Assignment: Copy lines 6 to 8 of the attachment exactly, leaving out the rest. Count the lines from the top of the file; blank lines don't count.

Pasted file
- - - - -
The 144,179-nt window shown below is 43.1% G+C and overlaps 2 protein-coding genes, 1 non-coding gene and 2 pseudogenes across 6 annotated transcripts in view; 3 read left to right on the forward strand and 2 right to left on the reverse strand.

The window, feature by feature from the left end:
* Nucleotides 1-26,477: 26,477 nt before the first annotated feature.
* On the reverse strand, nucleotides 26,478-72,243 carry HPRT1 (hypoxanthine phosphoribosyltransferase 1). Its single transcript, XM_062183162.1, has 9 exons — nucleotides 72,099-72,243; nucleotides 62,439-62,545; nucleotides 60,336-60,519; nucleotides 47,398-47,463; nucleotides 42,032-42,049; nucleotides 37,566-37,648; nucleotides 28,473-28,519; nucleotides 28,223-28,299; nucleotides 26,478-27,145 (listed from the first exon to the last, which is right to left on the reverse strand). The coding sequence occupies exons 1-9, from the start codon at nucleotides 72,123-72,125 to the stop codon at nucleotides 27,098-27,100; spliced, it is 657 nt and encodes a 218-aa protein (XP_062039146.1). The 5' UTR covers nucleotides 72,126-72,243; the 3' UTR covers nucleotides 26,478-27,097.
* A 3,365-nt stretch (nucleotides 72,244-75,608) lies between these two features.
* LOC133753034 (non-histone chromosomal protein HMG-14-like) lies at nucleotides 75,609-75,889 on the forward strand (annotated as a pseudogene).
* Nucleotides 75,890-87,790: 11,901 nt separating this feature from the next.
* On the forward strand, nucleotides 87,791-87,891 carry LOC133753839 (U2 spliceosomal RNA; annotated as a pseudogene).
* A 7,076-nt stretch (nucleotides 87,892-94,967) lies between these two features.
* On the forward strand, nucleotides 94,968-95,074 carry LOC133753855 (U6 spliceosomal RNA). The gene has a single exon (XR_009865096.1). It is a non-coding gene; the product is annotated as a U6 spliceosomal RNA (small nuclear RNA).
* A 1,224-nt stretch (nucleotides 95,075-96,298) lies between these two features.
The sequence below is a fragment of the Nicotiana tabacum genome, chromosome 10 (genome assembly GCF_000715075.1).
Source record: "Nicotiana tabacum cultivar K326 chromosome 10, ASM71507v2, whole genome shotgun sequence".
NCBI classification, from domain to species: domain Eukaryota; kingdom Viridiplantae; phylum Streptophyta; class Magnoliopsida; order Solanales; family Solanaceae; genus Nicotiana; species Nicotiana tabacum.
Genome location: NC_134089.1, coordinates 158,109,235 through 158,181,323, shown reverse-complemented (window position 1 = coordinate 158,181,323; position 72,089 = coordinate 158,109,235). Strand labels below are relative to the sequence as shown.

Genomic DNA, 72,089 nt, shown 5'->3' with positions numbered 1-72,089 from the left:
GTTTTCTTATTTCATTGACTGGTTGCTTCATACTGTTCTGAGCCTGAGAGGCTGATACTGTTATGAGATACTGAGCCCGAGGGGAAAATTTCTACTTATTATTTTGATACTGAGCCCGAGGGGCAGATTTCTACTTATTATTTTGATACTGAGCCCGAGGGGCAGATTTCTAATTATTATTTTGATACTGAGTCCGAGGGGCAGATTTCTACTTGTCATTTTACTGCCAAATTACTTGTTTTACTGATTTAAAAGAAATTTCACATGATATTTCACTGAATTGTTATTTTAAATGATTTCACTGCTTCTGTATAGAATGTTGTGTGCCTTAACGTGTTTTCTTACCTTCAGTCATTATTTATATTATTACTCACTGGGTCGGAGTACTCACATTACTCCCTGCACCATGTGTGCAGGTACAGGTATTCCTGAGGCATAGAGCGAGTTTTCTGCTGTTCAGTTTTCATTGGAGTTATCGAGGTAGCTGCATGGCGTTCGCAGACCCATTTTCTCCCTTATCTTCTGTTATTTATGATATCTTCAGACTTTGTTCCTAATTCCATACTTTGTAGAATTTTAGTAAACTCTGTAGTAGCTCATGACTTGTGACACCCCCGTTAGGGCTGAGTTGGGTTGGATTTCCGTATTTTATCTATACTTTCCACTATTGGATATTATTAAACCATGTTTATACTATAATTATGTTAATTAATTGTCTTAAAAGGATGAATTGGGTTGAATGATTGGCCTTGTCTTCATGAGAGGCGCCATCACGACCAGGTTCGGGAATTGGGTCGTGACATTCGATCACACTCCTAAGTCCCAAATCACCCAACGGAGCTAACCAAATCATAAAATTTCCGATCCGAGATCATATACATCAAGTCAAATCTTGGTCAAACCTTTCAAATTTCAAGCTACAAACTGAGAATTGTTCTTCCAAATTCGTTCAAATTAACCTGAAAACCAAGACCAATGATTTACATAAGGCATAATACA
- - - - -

* LOC133753034 (non-histone chromosomal protein HMG-14-like) lies at nucleotides 75,609-75,889 on the forward strand (annotated as a pseudogene).
* Nucleotides 75,890-87,790: 11,901 nt separating this feature from the next.
* On the forward strand, nucleotides 87,791-87,891 carry LOC133753839 (U2 spliceosomal RNA; annotated as a pseudogene).